Another essential feature has been the city government’s partnership with local retailers, which helps to ensure that the bike vouchers are incentivizing recipients to keep money circulating in the local economy.

In New York, advocates for the NY Ride Clean Rebate, which would extend the state’s Drive Clean electric car rebate program to e-bikes, have pointed to Denver as proof that these kinds of programs can work. The New York bill, which would provide an immediate 50% rebate to anyone buying an e-bike for as much as $1,100, passed in the state senate but then died without a vote in the assembly last year. Organizers are pushing it once again in 2022.

“The main takeaway from Denver is that the idea is incredibly popular and that people are incredibly eager to adopt it,” said Darren Goldner, one of the leaders of the Ride Clean effort who helped draft the New York bill. “E-bikes are game-changers that can break through car dependency and open up mobility to people who can’t afford cars. They’re a class leveler that facilitates sustainable transportation for members of the working class.”

What Are the Hurdles?

Denver’s program won’t be a perfect fit for every city. Increased investment in infrastructure, including protected bike lanes and safe bike storage, are crucial for increasing the appeal and safety of using e-bikes for regular transportation. But that can come with a high price tag. “Even a mile of bike lane can cost in the millions of dollars,” said Rink, Denver’s chief climate officer.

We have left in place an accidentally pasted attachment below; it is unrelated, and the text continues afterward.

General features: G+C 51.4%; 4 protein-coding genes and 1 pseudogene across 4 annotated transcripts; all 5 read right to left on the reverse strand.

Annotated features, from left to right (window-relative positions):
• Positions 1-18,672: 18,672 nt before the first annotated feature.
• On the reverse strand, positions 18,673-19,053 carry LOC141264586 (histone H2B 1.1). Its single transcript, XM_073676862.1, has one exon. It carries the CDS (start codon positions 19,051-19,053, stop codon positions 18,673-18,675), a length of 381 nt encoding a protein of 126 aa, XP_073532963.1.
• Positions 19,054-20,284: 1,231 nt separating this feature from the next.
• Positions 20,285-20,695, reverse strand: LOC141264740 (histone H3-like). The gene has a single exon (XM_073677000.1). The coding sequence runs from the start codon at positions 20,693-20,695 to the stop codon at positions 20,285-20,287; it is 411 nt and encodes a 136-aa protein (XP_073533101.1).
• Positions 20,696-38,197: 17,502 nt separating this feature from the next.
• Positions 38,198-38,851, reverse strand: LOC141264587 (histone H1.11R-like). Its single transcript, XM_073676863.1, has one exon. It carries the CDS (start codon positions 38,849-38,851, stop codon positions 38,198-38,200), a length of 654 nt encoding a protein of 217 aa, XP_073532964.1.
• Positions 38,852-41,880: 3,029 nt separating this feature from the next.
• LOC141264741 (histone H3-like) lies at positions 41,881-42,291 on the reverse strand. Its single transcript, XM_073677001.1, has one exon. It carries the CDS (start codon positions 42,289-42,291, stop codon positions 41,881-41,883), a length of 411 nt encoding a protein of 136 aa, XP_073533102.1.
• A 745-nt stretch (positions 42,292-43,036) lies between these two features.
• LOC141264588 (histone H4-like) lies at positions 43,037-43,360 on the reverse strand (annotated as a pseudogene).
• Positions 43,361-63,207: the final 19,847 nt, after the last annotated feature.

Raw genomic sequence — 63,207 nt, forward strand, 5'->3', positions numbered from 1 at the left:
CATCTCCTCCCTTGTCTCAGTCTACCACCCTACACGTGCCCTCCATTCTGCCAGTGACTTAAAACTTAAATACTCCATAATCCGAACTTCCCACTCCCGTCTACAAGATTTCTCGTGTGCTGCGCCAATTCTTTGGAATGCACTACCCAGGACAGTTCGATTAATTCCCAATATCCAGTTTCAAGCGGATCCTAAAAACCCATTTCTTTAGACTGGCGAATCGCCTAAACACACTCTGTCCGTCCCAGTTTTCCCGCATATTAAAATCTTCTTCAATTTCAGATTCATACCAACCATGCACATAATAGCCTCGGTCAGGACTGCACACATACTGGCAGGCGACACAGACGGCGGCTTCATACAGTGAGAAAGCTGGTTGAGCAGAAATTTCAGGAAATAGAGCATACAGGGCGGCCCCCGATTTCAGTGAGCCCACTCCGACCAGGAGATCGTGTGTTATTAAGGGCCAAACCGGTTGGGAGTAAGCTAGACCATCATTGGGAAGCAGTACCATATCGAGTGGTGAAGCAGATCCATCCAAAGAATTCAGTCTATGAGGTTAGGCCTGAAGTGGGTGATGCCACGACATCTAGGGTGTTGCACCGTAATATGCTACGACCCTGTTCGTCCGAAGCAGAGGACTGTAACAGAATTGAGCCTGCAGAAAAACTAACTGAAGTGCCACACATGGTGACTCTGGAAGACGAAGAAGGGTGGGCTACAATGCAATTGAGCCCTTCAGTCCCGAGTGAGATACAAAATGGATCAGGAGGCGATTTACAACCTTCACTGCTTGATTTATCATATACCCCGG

But considering that transportation is the second-largest source of emissions for cities like Denver, the costs can be worth it. That’s especially true when factoring in that about 75% of car drives within the city “are just one person driving alone,” and that the “majority of trips are less than six miles from home,” Rink said. An e-bike can easily be swapped for a car on those kinds of trips.

 “If cities are asking, ‘How do we very quickly and effectively reduce the emissions within our city,’ they're going to realize that e-bikes have the best ROI for that problem,” Rink said, referring to return on investment.

The question, though, is whether the rebate program is actually reducing car use. So far, the early data looks promising.

Ride Report , a micromobility-focused technology company, has been tracking the e-bike use of 70 rebate recipients who voluntarily downloaded the company’s app. According to Michael Schwartz, the head of customers and policy, rebate recipients are traveling an average of 3.26 miles per e-bike trip, with 90% riding at least once a week and 70% riding daily.

Andrea Coyle is one of the Denver residents who’s benefited from the program. She and her wife both bought e-bikes using city vouchers with the goal of replacing two car trips a week. But they’ve exceeded their own expectations, and instead find themselves riding “most days,” Coyle said.

Coyle, who received a $400 voucher, deals with chronic fatigue and sports-induced asthma. Riding on an e-bike makes hilly or longer outings more doable for her. And she and her wife are eager to take advantage. There’s “a car trip almost every day that we're replacing,” she said.

Whitney Bauck wrote this article for Bloomberg News.